BLANTYRE, Malawi — Privately owned Capital Radio (also known as Capital FM) in Malawi has introduced a groundbreaking radio program, “Living in Gehenna,” dedicated to amplifying the voices of the underprivileged individuals who depend on scavenging dumpsites for their livelihood.
The program aims to shed light on the dire issue of waste management in Malawi while proposing sustainable solutions. The biweekly one-hour program has already begun to reverberate across the nation, serving as both a source of hope for people living on waste and a catalyst for change in waste management.
At the heart of “Living in Gehenna” lies a remarkable approach to storytelling. Grace Kantchentche Donga, producer and presenter of the program, describes it as a two-way conduit — bridging the gap between those living on the fringes and those responsible for waste management.
Every Tuesday, Donga and officials from Waste Advisors, a local NGO, visit dumpsites and engage with the individuals who rely on waste for their survival. “We can’t invite them to come to us because of the nature of their job. They go there in the morning. To them, time is money because they don’t know when the vehicle carrying waste will come. Even while talking with them, they left us and attended to those vehicles. So, we go there because we don’t want to disturb their routine,” says Donga.
Gold in a “dirty business”
In the programs, which first air every Wednesday from 11 a.m., the waste pickers tell the stories that forced them into the “dirty businesses,” describe the experiences they encounter and challenges they face, and suggest how they would want to improve their lives.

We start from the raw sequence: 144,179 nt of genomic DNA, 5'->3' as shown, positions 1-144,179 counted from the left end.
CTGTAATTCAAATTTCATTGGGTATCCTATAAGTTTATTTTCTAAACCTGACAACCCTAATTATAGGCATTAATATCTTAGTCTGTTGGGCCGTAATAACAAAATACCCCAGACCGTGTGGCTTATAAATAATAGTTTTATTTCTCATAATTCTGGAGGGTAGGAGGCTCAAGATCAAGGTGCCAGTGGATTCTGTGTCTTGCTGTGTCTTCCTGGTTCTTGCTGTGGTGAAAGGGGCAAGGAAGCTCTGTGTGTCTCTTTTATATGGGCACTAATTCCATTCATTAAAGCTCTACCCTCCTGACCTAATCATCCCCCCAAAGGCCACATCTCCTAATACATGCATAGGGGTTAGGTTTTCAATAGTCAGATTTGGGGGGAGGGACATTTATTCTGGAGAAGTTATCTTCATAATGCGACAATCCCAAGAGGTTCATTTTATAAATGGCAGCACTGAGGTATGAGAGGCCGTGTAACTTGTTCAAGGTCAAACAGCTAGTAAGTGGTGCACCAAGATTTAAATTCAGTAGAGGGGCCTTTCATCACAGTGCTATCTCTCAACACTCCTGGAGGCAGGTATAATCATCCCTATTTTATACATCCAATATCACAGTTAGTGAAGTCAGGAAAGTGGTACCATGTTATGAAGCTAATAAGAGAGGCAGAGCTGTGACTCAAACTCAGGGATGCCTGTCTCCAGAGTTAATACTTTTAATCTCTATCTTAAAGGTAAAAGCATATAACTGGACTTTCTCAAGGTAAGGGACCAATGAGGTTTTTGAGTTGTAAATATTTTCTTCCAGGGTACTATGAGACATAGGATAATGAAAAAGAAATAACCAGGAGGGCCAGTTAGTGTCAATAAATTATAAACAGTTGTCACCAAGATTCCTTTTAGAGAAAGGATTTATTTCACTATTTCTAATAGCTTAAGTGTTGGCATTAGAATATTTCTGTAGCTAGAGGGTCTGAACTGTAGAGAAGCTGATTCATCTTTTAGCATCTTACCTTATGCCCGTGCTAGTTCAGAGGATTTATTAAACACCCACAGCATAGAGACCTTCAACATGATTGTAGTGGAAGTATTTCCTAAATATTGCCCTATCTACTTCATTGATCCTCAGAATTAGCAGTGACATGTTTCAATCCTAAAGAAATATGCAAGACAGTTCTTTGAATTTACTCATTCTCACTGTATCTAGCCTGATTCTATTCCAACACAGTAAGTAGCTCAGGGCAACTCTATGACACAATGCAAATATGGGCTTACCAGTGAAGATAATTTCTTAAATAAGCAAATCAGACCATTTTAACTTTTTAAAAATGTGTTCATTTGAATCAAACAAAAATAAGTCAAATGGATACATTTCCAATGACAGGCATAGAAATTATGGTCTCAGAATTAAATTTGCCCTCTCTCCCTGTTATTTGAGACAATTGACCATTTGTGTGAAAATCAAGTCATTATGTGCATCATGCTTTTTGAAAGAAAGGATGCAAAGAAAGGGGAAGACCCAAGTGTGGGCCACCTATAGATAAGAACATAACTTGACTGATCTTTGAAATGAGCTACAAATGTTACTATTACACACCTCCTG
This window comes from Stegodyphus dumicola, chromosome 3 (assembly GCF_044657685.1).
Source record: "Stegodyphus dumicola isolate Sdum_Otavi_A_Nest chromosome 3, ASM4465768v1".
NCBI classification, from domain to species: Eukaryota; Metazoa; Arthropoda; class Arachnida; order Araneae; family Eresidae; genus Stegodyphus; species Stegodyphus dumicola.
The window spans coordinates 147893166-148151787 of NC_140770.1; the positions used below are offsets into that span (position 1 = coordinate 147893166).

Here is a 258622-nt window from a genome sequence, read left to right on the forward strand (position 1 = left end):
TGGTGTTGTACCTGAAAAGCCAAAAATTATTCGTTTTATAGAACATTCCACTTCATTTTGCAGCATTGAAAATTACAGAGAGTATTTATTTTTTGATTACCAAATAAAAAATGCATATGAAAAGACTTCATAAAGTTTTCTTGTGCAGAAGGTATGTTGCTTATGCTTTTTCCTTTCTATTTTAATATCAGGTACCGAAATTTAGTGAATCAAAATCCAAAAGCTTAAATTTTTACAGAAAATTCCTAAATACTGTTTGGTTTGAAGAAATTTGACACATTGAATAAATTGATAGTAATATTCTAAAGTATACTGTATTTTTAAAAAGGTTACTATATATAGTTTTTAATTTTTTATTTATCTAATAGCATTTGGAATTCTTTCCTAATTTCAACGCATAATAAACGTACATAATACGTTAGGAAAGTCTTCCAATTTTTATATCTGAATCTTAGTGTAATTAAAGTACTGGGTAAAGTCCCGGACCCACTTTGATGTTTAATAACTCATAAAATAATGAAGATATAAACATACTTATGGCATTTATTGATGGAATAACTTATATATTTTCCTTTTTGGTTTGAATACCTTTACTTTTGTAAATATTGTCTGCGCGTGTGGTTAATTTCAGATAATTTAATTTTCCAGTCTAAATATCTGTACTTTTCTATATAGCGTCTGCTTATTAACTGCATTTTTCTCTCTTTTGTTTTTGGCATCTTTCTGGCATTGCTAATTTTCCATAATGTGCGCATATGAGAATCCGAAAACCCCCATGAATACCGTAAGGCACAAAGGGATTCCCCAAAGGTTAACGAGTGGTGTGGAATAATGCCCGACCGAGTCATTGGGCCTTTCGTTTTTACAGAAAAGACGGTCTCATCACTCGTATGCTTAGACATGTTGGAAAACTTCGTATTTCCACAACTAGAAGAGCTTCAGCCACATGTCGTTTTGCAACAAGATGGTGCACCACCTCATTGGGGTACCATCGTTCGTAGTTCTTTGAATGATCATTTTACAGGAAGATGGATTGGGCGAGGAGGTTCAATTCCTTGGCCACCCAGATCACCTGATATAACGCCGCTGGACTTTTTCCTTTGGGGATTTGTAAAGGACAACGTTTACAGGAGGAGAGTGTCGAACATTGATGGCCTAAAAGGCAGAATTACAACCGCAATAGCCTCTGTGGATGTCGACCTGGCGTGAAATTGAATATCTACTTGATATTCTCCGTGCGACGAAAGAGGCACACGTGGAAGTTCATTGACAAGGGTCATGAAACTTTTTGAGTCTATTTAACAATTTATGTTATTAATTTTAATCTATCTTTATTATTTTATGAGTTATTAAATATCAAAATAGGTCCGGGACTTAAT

“People I have talked to have said that they have been forced into the waste picking because of poverty,” says Donga. “There is a lactating mother whose house was destroyed by Cyclone Freddy that hit Malawi in March. As I am talking with you now, that woman is still living in a temporary shelter that is likely to collapse anytime. She goes there every day with her baby just to collect the waste to get something to eat. Her story touched me on a personal level. I thought of doing something, but what I had wouldn’t assist her for long.”
Donga says the program also uncovers many resilient individuals whose struggles often go unnoticed. She says many waste pickers are paying school fees for their children via the waste that they sell to companies for recycling.
“So, we want to raise awareness and assist them in being recognized so that their livelihoods can improve, because once people start taking them seriously, they will not see waste pickers as thieves, criminals and useless people. Instead of resorting to crime, they are recycling, an aspect we have failed to recognize as a community. Waste is gold. These people have recognized that, but, unfortunately, the money they get from it is too little — another issue highlighted in the program,” Donga says.
Civic responsibility through broadcasting
Another edition of the program is a panel discussion that airs live on Saturdays and involves key stakeholders in waste management, including city authorities, police and NGOs. Donga says by fostering such discussions, “Living in Gehenna” offers a comprehensive understanding of the challenges and opportunities within waste management in Malawi.